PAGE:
Throughout the season, you have read my writings about the challenges of this growing season- and of recent seasons- environmentally. The “lost month” of April; June - the “wettest month in recorded Minnesota history”, the 8.25” of rain we had in the first 2 weeks of September; intense humidity and heat at the very end of August (spoils broccoli…), followed by torrential rain after torrential rain in early September (epidemic disease in tomatoes, lacinato kale, melons…) and then, suddenly a week ago, temperatures 10-20 degrees below normal (sungolds stop growing / ripening… period). It’s been ugly… but we’ve survived!
The Bad (mostly in the past, too… the sun is shining today in Rushford… now 3 days in a row!)
Crop losses in recent weeks have taken quite a toll on our states of mind here at Featherstone Farm, to say the least. I’ve been known to blow off steam and express frustration about climate change adaptation. My apologies for occasionally going too overboard on this.
The reality is that yes, what we do is stressful and I sometimes question my ability to tolerate the risk long term. But Featherstone Farm (like all local farms…) is a survivor, and we’re learning from these struggles (the bad…) and we will be back stronger than ever in the coming weeks, months and years, albeit a great deal humbler!
The Good (and this seems to be the real take home, especially with the sun shining…!)
So many things have gone so well this season, despite the challenges. The bumper sweet corn crop in August, the zucchini and cucumbers and leaf lettuce when they were really on. The crops that are so nice right now, despite the rain of early September… the red peppers and winter squash, the cauliflower and grape tomatoes. We do have so much to be grateful for!
Moreover, the mid-term (2 week) weather forecast is remarkably favorable; much needed Indian Summer warmth and sun will replace the endless drizzle and 61 degrees of recent memory. And with an improvement in the weather comes a huge bump in productivity and availability of many crops, across the board – broccoli and cabbage, cauliflower,carrots and onions, some lovely root vegetable, and a last flush of tomatoes and peppers.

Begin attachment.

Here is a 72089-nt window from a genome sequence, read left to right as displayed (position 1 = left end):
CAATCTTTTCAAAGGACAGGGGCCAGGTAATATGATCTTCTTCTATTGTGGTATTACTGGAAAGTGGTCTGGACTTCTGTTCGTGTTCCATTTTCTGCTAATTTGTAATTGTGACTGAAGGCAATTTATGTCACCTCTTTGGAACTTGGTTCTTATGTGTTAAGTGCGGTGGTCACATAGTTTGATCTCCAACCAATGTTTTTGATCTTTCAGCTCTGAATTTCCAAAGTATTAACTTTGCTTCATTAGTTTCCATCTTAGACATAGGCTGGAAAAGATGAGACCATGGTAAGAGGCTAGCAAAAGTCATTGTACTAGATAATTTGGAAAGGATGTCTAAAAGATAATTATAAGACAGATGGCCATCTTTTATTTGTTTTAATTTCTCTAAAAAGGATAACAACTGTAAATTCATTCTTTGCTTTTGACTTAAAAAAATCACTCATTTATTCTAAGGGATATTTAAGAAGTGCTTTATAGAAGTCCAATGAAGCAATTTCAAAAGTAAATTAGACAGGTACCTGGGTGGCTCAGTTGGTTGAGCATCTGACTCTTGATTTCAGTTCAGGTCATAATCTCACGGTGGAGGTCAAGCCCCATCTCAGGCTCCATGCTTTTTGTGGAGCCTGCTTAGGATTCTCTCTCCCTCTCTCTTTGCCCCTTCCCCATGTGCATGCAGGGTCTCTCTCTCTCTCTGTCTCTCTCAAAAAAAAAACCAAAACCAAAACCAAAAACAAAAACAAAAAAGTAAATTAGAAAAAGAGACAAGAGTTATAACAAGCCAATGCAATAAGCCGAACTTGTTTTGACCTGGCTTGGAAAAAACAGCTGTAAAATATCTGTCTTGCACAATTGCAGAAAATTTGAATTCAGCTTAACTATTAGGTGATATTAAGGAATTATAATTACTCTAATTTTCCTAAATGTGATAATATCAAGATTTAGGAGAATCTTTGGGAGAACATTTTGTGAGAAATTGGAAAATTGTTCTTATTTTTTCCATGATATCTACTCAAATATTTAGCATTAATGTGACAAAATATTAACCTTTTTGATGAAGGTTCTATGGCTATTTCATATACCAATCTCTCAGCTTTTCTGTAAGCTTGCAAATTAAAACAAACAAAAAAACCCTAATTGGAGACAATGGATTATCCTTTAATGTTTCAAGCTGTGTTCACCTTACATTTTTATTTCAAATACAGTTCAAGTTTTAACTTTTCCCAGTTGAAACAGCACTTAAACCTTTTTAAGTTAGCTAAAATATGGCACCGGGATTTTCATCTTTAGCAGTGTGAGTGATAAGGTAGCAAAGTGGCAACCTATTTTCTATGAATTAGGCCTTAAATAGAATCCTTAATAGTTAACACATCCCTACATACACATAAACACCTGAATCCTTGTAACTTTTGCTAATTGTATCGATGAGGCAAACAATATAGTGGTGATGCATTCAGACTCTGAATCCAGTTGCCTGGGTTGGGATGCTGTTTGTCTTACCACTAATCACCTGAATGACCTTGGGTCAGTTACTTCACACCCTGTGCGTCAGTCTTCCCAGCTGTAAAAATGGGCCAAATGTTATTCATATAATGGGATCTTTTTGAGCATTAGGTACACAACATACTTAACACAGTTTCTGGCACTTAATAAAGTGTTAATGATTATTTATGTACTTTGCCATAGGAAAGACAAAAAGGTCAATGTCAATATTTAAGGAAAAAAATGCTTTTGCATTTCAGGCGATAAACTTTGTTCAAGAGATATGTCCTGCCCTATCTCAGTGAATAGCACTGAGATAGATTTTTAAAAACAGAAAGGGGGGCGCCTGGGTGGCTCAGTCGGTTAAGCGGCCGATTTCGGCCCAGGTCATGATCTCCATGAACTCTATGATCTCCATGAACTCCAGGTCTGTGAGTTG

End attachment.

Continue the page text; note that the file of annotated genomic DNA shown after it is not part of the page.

So here you have it, the good, the bad and the ugly of the 2014 growing season at Featherstone Farm. After all the gloom and doom of early September, I’ll be honest; I found myself questioning at times… “why the heck do we stay with it, given all the ups and downs?”
The answer is certainly that- despite the stresses and the heartbreaks- what we do at Featherstone Farm remains the most life affirming and satisfying work I could ever imagine. Working outdoors in the soil (rain days and sunshine… both!), collaborating with such a terrific group of fellow farmers / employees (you met many of them…), feeding people quality, organically grown food… this is a life’s work and a labor of love. Driving rains and early frosts notwithstanding, I consider myself the luckiest guy in the world to be able to do what I do every day at Featherstone Farm.
And I’m very, very clear on this point as well: we could never do any of this, without the steadfast support of great customers like you, through thick and thin.
Thanks so much for your support and for your business, and for spreading the word…